STORY BY GIULIANA LAMANTIA
Open to visitors since Sept. 2009, the John and Mary Pappajohn Sculpture Park has become a staple of downtown Des Moines.
According to Christine Doolittle, director of marketing and public relations at the Des Moines Art Center, John and Mary Pappajohn are philanthropists in Des Moines, Iowa that have been collecting artwork since they were married.
When they noticed people driving by to look at a sculpture in their yard, they thought Western Gateway Park, which had just opened during the revitalization of downtown, would be a good spot for it.
They donated their art to the Des Moines Art Center and Western Gateway Park. There were initially 16 sculptures in the park, which eventually became a total of 28 as of today. All of the sculptures were donated by the Pappajohns or commissioned specifically for the park.
Doolittle loves how the city has embraced the sculpture park.
“We knew that it would be a fantastic addition to the city of Des Moines, but the fact that the community has embraced it as they have has been really thrilling for us,” Doolittle said. “It’s almost as if the park has become iconic for Des Moines, you see it every time you see anything about Des Moines.”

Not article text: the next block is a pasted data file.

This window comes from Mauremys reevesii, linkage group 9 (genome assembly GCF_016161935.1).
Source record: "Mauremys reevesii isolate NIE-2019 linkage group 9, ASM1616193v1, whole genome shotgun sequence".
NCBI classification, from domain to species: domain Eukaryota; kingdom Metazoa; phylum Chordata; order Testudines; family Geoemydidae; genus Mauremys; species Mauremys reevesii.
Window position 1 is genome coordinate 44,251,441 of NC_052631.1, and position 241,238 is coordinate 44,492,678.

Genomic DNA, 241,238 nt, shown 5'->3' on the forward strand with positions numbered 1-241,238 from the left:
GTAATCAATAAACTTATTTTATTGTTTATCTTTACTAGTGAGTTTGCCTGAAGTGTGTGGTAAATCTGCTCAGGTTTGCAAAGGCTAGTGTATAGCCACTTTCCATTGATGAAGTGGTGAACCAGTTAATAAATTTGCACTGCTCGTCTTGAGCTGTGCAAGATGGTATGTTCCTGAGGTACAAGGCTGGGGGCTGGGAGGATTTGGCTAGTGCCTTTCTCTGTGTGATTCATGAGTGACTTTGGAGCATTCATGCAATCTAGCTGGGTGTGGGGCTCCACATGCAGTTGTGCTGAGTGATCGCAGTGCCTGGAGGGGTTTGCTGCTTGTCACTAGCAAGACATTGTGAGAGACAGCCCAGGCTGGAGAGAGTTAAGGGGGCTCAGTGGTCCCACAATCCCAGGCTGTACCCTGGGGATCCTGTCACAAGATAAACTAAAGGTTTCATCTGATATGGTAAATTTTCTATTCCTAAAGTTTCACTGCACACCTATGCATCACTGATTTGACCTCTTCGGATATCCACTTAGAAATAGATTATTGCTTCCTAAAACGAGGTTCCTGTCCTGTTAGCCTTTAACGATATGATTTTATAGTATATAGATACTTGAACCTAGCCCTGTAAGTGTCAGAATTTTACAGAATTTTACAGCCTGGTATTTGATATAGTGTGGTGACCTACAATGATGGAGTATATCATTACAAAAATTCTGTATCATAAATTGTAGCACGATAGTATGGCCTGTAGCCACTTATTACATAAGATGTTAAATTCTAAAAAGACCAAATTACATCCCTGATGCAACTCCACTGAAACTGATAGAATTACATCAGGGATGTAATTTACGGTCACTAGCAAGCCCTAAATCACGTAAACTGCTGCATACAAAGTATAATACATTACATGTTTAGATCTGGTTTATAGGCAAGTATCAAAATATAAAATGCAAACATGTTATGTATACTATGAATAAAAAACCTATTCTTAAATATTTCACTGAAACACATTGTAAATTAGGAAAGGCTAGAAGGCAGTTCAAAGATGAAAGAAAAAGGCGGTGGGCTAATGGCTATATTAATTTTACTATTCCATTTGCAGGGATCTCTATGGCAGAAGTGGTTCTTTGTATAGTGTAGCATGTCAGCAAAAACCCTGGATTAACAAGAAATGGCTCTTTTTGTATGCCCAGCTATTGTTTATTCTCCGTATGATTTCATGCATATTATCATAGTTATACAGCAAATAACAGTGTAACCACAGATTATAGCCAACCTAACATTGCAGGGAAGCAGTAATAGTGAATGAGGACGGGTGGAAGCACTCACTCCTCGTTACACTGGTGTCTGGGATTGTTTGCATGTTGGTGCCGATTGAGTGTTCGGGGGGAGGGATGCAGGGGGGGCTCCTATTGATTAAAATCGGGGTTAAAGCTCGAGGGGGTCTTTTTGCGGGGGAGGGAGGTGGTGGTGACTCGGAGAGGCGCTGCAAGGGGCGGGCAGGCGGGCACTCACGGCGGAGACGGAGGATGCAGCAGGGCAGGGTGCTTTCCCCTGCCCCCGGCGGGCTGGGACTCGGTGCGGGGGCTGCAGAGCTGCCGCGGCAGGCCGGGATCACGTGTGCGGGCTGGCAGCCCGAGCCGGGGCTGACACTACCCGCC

Being free and close, Drake students have also embraced and enjoyed the sculpture park.
Sophomore Jessica Didominick likes that it is open any time of year and believes it creates a nice entrance for the city.
“My favorite sculpture is the one of the person made out of letters (Nomade),” Didominick said. “I think it’s really unique.”
Sophomore Maura Scott’s favorite piece is Panoramic Awareness Pavilion for its endless colors and happy vibes.
Scott feels the sculpture park brings people together in a place to enjoy art.
“The fact that it’s free is really nice because it gives everyone the opportunity to enjoy art, no matter what socioeconomic status they are in, which is really important,” Scott said.
Photos by Joel Venzke | Photo Editor